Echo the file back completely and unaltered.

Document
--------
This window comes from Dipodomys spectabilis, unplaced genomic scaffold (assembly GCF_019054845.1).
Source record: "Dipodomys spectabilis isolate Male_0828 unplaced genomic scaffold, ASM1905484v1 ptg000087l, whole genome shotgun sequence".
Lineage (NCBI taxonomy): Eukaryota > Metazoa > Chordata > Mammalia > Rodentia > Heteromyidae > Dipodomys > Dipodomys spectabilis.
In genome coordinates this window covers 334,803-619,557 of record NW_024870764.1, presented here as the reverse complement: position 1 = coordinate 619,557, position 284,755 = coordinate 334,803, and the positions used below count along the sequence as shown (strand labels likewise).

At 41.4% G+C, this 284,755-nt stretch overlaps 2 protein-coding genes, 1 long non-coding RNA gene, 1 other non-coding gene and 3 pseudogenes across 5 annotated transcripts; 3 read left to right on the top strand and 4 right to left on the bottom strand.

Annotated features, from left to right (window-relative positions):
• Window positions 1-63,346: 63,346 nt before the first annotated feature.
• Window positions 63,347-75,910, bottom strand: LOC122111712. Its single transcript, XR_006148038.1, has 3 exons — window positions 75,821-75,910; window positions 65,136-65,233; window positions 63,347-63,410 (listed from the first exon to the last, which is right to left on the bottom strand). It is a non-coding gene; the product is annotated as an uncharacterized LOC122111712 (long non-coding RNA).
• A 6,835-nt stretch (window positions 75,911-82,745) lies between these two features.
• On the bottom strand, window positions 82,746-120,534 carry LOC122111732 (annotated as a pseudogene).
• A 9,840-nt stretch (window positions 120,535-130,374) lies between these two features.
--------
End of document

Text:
This window comes from Dipodomys spectabilis, unplaced genomic scaffold (assembly GCF_019054845.1).
Source record: "Dipodomys spectabilis isolate Male_0828 unplaced genomic scaffold, ASM1905484v1 ptg000087l, whole genome shotgun sequence".
Lineage (NCBI taxonomy): Eukaryota > Metazoa > Chordata > Mammalia > Rodentia > Heteromyidae > Dipodomys > Dipodomys spectabilis.
In genome coordinates this window covers 334,803-619,557 of record NW_024870764.1, presented here as the reverse complement: position 1 = coordinate 619,557, position 284,755 = coordinate 334,803, and the positions used below count along the sequence as shown (strand labels likewise).

At 41.4% G+C, this 284,755-nt stretch overlaps 2 protein-coding genes, 1 long non-coding RNA gene, 1 other non-coding gene and 3 pseudogenes across 5 annotated transcripts; 3 read left to right on the top strand and 4 right to left on the bottom strand.

Annotated features, from left to right (window-relative positions):
• Window positions 1-63,346: 63,346 nt before the first annotated feature.
• Window positions 63,347-75,910, bottom strand: LOC122111712. Its single transcript, XR_006148038.1, has 3 exons — window positions 75,821-75,910; window positions 65,136-65,233; window positions 63,347-63,410 (listed from the first exon to the last, which is right to left on the bottom strand). It is a non-coding gene; the product is annotated as an uncharacterized LOC122111712 (long non-coding RNA).
• A 6,835-nt stretch (window positions 75,911-82,745) lies between these two features.
• On the bottom strand, window positions 82,746-120,534 carry LOC122111732 (annotated as a pseudogene).
• A 9,840-nt stretch (window positions 120,535-130,374) lies between these two features.